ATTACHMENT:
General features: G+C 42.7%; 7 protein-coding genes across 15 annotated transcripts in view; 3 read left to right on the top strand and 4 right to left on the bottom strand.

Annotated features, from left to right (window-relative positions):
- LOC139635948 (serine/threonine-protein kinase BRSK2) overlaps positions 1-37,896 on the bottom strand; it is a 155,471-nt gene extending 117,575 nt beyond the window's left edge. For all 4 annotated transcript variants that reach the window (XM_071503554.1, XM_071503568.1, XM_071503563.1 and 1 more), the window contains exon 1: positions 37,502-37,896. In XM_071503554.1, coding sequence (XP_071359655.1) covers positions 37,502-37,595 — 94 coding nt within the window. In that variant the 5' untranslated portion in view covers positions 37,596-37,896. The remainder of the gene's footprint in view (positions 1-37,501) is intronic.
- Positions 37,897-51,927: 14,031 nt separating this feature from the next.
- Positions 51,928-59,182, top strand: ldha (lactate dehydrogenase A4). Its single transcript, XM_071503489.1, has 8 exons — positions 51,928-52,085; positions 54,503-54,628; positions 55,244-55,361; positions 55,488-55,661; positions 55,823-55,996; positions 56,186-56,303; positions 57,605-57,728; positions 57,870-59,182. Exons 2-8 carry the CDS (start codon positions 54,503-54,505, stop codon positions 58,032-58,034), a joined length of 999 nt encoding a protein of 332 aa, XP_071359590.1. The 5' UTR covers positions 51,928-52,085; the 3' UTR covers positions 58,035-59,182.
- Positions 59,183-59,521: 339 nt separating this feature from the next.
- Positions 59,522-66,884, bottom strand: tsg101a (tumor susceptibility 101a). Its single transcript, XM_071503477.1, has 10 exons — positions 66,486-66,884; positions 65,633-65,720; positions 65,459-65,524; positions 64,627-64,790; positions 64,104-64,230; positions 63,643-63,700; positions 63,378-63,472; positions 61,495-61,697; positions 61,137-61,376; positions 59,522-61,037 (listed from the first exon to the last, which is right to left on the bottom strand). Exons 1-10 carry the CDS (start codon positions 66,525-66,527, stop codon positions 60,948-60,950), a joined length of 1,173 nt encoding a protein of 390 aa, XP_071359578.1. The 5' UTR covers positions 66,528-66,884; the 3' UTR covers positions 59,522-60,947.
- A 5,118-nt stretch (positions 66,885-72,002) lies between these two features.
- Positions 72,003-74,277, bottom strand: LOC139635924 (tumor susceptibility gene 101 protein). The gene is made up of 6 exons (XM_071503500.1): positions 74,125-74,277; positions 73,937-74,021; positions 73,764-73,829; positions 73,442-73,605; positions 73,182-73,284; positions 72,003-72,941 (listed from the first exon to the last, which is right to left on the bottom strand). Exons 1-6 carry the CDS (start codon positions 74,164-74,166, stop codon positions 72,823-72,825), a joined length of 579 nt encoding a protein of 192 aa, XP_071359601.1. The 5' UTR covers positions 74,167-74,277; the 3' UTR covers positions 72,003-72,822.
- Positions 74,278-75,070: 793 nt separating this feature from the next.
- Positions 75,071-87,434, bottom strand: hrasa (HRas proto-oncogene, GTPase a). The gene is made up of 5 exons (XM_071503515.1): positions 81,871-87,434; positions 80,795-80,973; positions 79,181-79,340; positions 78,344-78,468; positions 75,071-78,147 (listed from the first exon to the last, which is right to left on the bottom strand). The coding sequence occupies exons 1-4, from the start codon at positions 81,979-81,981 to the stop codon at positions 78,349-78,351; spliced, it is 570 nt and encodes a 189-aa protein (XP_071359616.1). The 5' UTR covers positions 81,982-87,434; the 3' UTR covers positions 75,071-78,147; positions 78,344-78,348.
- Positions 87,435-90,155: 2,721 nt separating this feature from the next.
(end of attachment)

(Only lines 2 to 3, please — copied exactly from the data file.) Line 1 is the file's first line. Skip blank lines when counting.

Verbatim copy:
Annotated features, from left to right (window-relative positions):
- LOC139635948 (serine/threonine-protein kinase BRSK2) overlaps positions 1-37,896 on the bottom strand; it is a 155,471-nt gene extending 117,575 nt beyond the window's left edge. For all 4 annotated transcript variants that reach the window (XM_071503554.1, XM_071503568.1, XM_071503563.1 and 1 more), the window contains exon 1: positions 37,502-37,896. In XM_071503554.1, coding sequence (XP_071359655.1) covers positions 37,502-37,595 — 94 coding nt within the window. In that variant the 5' untranslated portion in view covers positions 37,596-37,896. The remainder of the gene's footprint in view (positions 1-37,501) is intronic.